- Daniel Wemp and Henep Isum file a summons and sue for 10 million dollars in Supreme Court of The State of New York–charge famed UCLA scientist, and best-selling author, Jared Diamond and Advance Publications (aka The New Yorker magazine and Times-Picayune newspaper) with defamation, April 20, 2009.
- REVEALED: The New Yorker removed Diamond’s article from the open Internet last year after demand by Daniel Wemp’s lawyers (Lexis Nexis, EBSCO, Gale Group data bases also complied with the take-down. Only abstracts remain).
- The New Yorker fact checkers never contacted any of the indigenous Papua New Guinea people named in Jared Diamond’s article as unrepentant killers, rapists and thieves, before publication.
- Henep Isum is not paralyzed in a wheelchair with spinal injury, as Diamond claimed. He and Daniel Wemp, Diamond’s World Wildlife Fund driver in 2001-2002, and only source for The New Yorker’s revenge story in Papua New Guinea, as well as dozens of tribal members, police officials, deny Diamond’s entire tale about the bloody Ombal and Handa war, calling it “untrue.”
- Expert linguist analysis and The New Yorker’s own admissions indicate the quotations attributed to Daniel Wemp, as spoken in 2001-2002, are fabrications
UPDATE: 4/22/09, 7:16am: This article includes excerpts from a forthcoming 40,000-word report (Real Tribes / Fake History: Errors, Failures of Method and the Consequences for Indigenous People in Papua New Guinea) that will be released in coming weeks. All interviews were recorded and were in English, the national languages of Papua New Guinea, unless noted. Research methods are detailed at bottom of this article. *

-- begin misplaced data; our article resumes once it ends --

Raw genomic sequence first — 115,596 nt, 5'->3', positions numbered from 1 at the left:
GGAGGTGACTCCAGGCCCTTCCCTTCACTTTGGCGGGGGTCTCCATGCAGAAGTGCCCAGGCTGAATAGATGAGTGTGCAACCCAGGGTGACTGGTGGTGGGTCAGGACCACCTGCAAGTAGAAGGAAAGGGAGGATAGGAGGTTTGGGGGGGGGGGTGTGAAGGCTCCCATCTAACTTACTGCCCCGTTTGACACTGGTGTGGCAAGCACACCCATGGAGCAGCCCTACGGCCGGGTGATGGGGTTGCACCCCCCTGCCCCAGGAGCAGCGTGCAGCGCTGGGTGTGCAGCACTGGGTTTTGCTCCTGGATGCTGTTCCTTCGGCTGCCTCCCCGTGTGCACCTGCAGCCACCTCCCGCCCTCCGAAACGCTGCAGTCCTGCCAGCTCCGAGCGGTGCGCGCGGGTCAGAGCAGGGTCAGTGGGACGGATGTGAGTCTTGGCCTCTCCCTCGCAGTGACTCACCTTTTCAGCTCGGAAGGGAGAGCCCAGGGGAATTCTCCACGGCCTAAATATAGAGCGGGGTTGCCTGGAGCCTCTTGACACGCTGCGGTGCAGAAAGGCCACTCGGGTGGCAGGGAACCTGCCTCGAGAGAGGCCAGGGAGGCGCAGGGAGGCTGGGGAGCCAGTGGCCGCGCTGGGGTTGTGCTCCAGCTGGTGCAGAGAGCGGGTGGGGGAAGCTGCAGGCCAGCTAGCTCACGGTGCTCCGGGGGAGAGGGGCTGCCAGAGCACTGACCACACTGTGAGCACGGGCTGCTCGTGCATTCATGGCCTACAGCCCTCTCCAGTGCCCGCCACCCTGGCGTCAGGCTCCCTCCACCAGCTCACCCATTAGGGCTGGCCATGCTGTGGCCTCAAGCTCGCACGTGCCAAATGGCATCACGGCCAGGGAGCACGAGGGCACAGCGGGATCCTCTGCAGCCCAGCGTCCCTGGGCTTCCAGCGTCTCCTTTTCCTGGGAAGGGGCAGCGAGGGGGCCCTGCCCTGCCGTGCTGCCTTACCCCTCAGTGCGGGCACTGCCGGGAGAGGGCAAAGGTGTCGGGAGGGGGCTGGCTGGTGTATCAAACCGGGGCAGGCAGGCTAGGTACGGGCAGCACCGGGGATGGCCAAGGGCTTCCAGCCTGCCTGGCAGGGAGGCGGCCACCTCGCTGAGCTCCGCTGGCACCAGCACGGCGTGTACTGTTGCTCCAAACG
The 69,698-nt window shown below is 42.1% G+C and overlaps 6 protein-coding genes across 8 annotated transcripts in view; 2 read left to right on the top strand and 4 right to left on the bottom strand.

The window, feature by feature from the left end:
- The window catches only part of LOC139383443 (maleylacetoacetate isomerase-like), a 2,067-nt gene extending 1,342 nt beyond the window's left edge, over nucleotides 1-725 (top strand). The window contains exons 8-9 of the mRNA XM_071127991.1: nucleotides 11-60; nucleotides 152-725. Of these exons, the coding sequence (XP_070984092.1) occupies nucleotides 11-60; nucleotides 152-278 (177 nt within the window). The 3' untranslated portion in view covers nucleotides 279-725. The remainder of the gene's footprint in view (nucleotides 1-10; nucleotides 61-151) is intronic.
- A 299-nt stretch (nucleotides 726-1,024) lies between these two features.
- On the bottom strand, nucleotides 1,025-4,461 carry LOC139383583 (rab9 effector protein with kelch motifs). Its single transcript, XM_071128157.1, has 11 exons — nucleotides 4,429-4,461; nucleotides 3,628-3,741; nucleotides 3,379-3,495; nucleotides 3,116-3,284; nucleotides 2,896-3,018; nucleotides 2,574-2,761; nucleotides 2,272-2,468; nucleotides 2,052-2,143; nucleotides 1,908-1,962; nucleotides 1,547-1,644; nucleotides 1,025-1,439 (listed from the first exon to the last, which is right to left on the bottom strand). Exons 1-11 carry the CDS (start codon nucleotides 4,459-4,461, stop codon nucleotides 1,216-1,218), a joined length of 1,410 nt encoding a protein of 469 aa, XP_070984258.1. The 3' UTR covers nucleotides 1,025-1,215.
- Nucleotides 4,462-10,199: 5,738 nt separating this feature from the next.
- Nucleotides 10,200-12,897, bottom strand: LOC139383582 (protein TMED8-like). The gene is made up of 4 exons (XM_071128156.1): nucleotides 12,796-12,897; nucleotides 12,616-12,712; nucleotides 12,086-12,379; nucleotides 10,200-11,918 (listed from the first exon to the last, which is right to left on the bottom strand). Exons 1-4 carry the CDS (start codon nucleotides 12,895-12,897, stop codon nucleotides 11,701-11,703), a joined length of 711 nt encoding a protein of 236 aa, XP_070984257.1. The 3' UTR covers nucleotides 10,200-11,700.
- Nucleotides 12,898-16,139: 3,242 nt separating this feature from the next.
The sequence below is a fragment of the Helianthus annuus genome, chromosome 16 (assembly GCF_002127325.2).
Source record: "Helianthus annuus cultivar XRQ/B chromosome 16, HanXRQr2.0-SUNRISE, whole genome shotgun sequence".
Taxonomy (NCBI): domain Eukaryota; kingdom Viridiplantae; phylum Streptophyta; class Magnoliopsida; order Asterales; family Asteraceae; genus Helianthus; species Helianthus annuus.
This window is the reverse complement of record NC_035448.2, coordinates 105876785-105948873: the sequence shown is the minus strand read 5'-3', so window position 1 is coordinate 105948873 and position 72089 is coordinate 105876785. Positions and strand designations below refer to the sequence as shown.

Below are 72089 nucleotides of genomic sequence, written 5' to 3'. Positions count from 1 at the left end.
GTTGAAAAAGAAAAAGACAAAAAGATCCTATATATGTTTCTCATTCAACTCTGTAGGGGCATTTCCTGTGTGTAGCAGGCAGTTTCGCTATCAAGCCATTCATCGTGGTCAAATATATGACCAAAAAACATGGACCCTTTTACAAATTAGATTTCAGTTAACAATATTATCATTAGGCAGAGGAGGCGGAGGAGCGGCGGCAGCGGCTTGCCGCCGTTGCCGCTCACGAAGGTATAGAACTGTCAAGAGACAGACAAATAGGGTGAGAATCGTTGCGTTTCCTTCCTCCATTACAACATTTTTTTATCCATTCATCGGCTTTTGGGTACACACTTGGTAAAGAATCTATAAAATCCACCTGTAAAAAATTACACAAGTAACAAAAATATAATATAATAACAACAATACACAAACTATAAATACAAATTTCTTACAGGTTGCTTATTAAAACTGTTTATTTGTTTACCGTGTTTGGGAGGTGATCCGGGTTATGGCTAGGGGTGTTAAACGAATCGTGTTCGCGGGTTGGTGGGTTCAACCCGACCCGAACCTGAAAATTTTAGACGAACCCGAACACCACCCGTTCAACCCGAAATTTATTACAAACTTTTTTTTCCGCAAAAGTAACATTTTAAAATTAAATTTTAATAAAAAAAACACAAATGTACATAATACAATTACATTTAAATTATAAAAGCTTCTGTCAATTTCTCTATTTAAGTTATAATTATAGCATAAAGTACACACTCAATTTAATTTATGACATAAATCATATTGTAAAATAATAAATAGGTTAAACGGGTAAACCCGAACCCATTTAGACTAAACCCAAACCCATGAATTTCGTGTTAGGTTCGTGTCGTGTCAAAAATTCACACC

EXCLUSIVE : If Jared Diamond would have changed the names of people and tribes and simply said that he was unsure if the stories he heard were true, Daniel Wemp, his single source for his tale of Papua New Guinea (PNG) tribal revenge, would not be in the danger that Diamond and his publisher, The New Yorker magazine, placed him. This crisis was set in motion a year ago today, on April 21, 2008, with the publication in The New Yorker of the Pulitzer Prize winning author and renowned UCLA scientist’s article, “Annals of Anthropology: Vengeance Is Ours: What can tribal societies tell us about our need to get even?”
When Papua New Guinea researcher, Michael Kigl, working with StinkyJournalism, went to Daniel Wemp’s Nipa home in the Southern Highlands, PNG, July 2008, to ask him about The New Yorker article, he was shocked. Daniel Wemp had no idea that he, or people he mentioned to Diamond in random stories about tribal warfare back in 2001-2002, would be publicly named, and worse, erroneously linked to heinous crimes.
Despite Diamond’s claims, Daniel was no Handa tribal leader, nor was Henep Isum a violent leader of the Ombals. Isum isn’t even an Ombal tribesman but is a Henep (hence, his full name: Henep Isum Mandingo [tribal name, first name, last name]).
In addition to tracking down Daniel Wemp, we also found Henep Isum. When our researcher, Michael Kigl, first saw him, Isum was carrying a large bag of dirt over his shoulder. It turned out that Isum never had a spinal cord injury resulting in his being a wheelchair-bound paralytic, the result—or so Jared Diamond claimed—of an arrow attack by Daniel Wemp’s hired assassins.